**Hello, hello! I'm posting early tonight because I'll be gone tomorrow working the elections. You are welcome to read it early or save it for the usual time. Enjoy! :)
if you'll step inside this great glass elevator
it will take us up above the city lights
to where the planet curves away to the equator
i want to show you something fine
~"many roads" by andrew peterson
Junior B. looked at me with grave concern last night, and asked, "Schuyler, is that a silly book?"
Still mulling over that question, to be honest. And whether or not it's a good or bad thing.
I looked up Andrew Peterson sometime earlier this year, intrigued by the snippets of lyrics I saw here and there on Rachel Heffington's and Jennifer Freitag's blogs. From the line or two I read, he seemed to write truth in a wonderful, magical, soul-enriching way, and I wanted to see what the songs were like set to music. Since then, he's been on constant repeat while I write.
Songs about wrestling with God during hard times, multi-generational faithfulness, yearning for the last tear to fall, glorying in the magic of stories, wrestling to grasp the fierce and legendary epic of God's plan for the world--songs about marriage, and how it's like dancing in the minefields--beauty and peril hand in hand every step of the way. In the midst of a difficult year, Peterson's music was exactly the kind of soul-nourishing, God-glorifying playlist that I needed.
So when I stumbled across his online community, the Rabbit Room, and found he wrote a fantasy series, I ordered the first book from the library right away.
It's so outside the box of anything I've read before that I can hardly encapsulate it in words. But I'll try.
Once, in a cottage above the cliffs on the Dark Sea of Darkness, there lived three children and their trusty dog Nugget. Janner Igiby, his brother Tink, their crippled sister Leeli are gifted children as all children are, loved well by a noble mother and ex-pirate grandfather. But they will need all their gifts and all that love to survive the evil pursuit of the venomous Fangs of Dang who have crossed the dark sea to rule the land with malice and pursue the Igibys who hold the secret to the lost legend and jewels of good King Wingfeather of the Shining Isle of Anniera.
On the Edge of the Sea of Darkness is equal parts disgusting, hilarious, and original. And I mean high doses of all three. The evil Fang lizards eat the most horrible food I have ever read about, and Peterson takes as much delight in describing it as a ten-year-old boy would. But Oskar the bookseller's constant quotes, Peterson's laughable footnotes (which would make Tolkien roll in his grave at the idea that anyone could take creating a fictional world so lightly) and his creative appendices, names, and geographical locations help to balance it out, albeit some of the names are just plain silly. (Yes, Junior B. You were right.)
It's been a long time since I've read this flavor of children's literature, so much so that my sense of dignity was left rather flabbergasted here and there. This, my fellow bibliophiles, is not Little Lord Fauntleroy. But as I read it, I wasn't offended by Peterson's bold and boyish way of expressing himself. On the contrary, I got the impression with this book that it was written for the sheer joy of it. It doesn't hold the anguished passion of man who has to give his message to the world, or the careful crafting of an author who lives in their own universe for decades--it reads like a dad who's having great fun writing a book he would have loved to read as a kid. I like reading a story like that--the good macaroni-and-cheese of literature, as Suzannah Rowntree likes to say.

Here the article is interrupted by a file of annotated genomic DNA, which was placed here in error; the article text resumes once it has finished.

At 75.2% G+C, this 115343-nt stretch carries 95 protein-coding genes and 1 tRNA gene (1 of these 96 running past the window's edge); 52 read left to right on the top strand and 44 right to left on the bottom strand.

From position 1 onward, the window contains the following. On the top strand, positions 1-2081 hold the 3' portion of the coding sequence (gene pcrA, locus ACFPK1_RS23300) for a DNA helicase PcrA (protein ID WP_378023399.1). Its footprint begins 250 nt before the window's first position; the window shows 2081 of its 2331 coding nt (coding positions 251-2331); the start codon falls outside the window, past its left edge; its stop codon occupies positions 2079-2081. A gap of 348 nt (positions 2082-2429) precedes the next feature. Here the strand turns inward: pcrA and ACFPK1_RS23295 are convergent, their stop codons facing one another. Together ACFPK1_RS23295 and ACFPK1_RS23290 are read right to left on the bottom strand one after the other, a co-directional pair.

And that's the best way to describe this book: macaroni-and-cheese, with ketchup on top in some places, just the way kids like to eat it.
You won't find any language. You won't find any sex. You'll find plenty of gag-able scenes, and I took the liberty of pausing my perusal so I could actually enjoy the Angus Philly cheesesteak my nice brother treated me to for supper last night. On the Edge of the Sea of Darkness is perfect for boys, and the 8-11 range is probably just about right, though girls will enjoy it as well, and it might be a great read-aloud, depending on the parent's personality.
The family theme is strong--Nia's character as the mother is very strong. She's a mature single mother trying to instruct and protect and sacrifice for her children. Sometimes she kisses them, and sometimes she scolds them, and she's a beautiful picture of the security every mama tries to be to her young ones. And the children find great security in and try to deserve the good opinions of their mother and grandfather.
One of Peterson's greatest charms is that he writes with the maturity of an adult without forgetting what kids like. There's plenty of high suspense, just enough blood to be interesting, and dogs and creatures and dragons in plenty. He always makes sure the adults fix the problems, but doesn't deny the fact that kids sometimes go off adventuring on their own when they're not supposed to. In other words, he doesn't write his young characters with same the moral maturity as their parents. Janner doesn't always like the fact that his mother and grandfather impress responsibility on him, and Tink goes exploring in places he knows he shouldn't. But Peterson makes right clear from wrong at the same time--the ethics are a little situational here and there, but I hand it to him that he captures the way kids think.
The combination of beauty, normalcy, childlikeness, and maturity is entirely his own. I think I'll look up the next one eventually. But for now, I'm going to return to my new, large Bonhoeffer biography to recover.
P.S. And here is the link to Andrew Peterson's YouTube channel. It doesn't have a lot of his songs, but it will give you a little taste of what he's like. And if you'd like to listen to "Many Roads", check it out here.